|Item # LAR05130247
Larimar Polished Face
|Polished Face Larimar Display
This is an exceptional rough specimen of Larimar from the Dominican Republic with a single
cut and polished face that measures 2 x 1.23" (5.2 x 3.1cm). This piece sits with the polished
face angled for an excellent display view. The oceanic shades of blue are just brilliant, and the
veining patterns are really nice. This was picked up on our last overseas rock hunting trip.
This piece weighs 6.5 oz or 0.4 lb (184g)
and measures 2.5 x 2.1 x 1.79" (6.3 x 5.4 x 4.5cm)
|Larimar is a rare form of Pectolite, which was discovered in the 1970;s and is found only in the Dominican Republic. It
has an extraordinary blue appearance, similar to the color of the ocean in tropical areas. The name Larimar comes from
a combination of Larissa and Mar and was given to the stone by a Dominican who named the stone after his daughter
Larissa and Mar, the Spanish word for Sea.
Below information is from http://en.wikipedia.org/wiki/Larimar
"The Dominican Republic's Ministry of Mining records show that on 23 November 1916 Father Miguel Domingo Fuertes
Loren of the Barahona Parish requested permission to explore and exploit the mine of a certain blue rock he had
discovered. Pectolites were not yet known in the Dominican Republic and the request was rejected.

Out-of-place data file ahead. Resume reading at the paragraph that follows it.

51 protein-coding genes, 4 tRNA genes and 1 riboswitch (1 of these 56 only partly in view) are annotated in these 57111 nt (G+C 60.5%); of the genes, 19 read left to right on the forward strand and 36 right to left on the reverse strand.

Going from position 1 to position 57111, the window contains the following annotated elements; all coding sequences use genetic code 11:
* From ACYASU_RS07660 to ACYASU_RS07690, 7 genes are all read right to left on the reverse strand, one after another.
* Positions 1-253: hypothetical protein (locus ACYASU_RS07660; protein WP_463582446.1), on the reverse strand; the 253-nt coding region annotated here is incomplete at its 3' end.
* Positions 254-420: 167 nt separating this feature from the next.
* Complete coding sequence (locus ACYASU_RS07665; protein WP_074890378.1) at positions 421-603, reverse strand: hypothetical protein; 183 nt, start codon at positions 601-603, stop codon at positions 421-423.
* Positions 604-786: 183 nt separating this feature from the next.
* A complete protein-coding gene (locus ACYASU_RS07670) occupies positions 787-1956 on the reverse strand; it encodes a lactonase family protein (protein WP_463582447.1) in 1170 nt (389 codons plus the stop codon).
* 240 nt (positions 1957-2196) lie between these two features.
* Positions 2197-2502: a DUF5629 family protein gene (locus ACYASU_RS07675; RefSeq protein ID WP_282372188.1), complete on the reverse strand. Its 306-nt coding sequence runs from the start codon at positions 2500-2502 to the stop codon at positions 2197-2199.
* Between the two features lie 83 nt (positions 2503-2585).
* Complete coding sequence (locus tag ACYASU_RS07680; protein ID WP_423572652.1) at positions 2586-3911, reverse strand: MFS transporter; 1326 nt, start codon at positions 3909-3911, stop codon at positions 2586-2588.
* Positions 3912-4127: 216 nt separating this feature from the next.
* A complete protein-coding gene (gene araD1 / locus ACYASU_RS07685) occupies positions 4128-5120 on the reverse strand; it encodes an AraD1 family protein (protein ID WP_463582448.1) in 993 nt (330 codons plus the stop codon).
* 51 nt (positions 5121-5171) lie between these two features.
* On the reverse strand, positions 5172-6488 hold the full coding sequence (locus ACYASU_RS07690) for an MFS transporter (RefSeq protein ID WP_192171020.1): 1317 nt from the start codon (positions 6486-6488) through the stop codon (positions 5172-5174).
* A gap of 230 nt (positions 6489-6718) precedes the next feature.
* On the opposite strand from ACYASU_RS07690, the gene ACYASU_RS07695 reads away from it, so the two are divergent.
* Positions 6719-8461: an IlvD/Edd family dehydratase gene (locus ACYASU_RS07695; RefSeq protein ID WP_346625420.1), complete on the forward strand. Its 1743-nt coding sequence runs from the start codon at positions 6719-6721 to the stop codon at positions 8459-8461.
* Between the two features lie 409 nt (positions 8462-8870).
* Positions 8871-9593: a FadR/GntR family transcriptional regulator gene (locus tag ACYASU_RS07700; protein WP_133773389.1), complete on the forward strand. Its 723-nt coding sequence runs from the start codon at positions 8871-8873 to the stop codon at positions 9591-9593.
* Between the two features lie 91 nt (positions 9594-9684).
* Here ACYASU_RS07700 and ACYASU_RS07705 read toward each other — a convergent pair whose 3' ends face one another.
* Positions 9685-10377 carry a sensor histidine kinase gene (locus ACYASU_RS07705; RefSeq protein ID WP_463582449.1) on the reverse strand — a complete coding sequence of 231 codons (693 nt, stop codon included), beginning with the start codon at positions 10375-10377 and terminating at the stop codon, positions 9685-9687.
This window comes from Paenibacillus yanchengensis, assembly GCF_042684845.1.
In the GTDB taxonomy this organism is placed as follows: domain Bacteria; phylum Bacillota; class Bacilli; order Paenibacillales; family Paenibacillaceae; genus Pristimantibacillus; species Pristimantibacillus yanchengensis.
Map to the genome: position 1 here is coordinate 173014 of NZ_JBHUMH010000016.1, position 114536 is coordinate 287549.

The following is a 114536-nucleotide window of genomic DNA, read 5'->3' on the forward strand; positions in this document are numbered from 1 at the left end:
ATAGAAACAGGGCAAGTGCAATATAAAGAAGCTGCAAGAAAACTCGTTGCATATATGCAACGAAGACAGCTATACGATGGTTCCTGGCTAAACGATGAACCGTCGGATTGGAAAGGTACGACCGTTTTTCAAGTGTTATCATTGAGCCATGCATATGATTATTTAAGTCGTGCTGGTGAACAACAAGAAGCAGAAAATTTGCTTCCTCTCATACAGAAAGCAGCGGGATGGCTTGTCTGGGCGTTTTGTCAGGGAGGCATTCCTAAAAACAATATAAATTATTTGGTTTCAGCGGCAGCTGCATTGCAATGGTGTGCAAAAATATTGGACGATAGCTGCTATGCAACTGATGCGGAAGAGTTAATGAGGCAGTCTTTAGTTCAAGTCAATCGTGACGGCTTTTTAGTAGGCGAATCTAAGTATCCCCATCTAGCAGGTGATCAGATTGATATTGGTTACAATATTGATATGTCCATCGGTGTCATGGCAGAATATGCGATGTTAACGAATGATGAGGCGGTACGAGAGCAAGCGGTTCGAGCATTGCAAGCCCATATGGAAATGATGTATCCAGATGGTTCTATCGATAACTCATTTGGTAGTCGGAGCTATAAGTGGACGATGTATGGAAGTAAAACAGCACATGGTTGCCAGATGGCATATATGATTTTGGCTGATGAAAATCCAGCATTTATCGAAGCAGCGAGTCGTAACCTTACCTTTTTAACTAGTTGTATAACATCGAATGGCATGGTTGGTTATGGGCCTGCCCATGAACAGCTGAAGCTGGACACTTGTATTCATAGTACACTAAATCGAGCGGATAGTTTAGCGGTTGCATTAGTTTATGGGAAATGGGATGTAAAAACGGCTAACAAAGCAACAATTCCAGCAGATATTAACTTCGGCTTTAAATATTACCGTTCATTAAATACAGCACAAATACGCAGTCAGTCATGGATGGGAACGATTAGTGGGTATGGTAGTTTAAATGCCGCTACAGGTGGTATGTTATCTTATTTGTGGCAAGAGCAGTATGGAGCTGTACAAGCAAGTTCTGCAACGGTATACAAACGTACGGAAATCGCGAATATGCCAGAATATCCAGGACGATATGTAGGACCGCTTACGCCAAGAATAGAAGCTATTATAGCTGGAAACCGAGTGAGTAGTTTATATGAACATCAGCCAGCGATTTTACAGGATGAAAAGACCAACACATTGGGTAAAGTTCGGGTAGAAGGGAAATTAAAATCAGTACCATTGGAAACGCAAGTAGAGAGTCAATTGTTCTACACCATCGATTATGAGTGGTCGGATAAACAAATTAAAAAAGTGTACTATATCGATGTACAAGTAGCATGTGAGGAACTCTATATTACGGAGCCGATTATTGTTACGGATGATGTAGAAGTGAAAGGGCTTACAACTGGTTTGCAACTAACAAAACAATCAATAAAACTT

In 1974, at the foot of the Bahoruco Range, the coastal province of Barahona, Miguel Méndez and Peace Corps
volunteer Norman Rilling rediscover Larimar on a beach. Natives, who believed the stone came from the sea, called the
gem Blue Stone. Miguel took his young daughter's name Larissa and the Spanish word for sea (mar) and formed
Larimar, by the colors of the water of the Caribbean Sea, where it was found. The few stones they found were alluvial
sediment, washed into the sea by the Bahoruco River. An upstream search revealed the in situ outcrops in the range and
soon the Los Chupaderos mine was formed.
Larimar is a type of pectolite, or a rock composed largely of pectolite, an acid silicate hydrate of calcium and sodium.
Although pectolite is found in many locations, none have the unique volcanic blue coloration of Larimar. This blue color,
distinct from that of other Pectolites, is the result of copper substitution for calcium.
Miocene volcanic rocks, andesites and basalts, erupted within the limestones of the south coast of the island. These
rocks contained cavities or vugs which were later filled with a variety of minerals including the blue pectolite. These
pectolite cavity fillings are a secondary occurrence within the volcanic flows, dikes and plugs. When these rocks erode
the pectolite fillings are carried downslope to end up in the alluvium and the beach gravels. The Bahoruco River carried
the pectolite bearing sediments to the sea. The tumbling action along the streambed provided the natural polishing to the
blue Larimar which makes them stand out in contrast to the dark gravels of the streambed."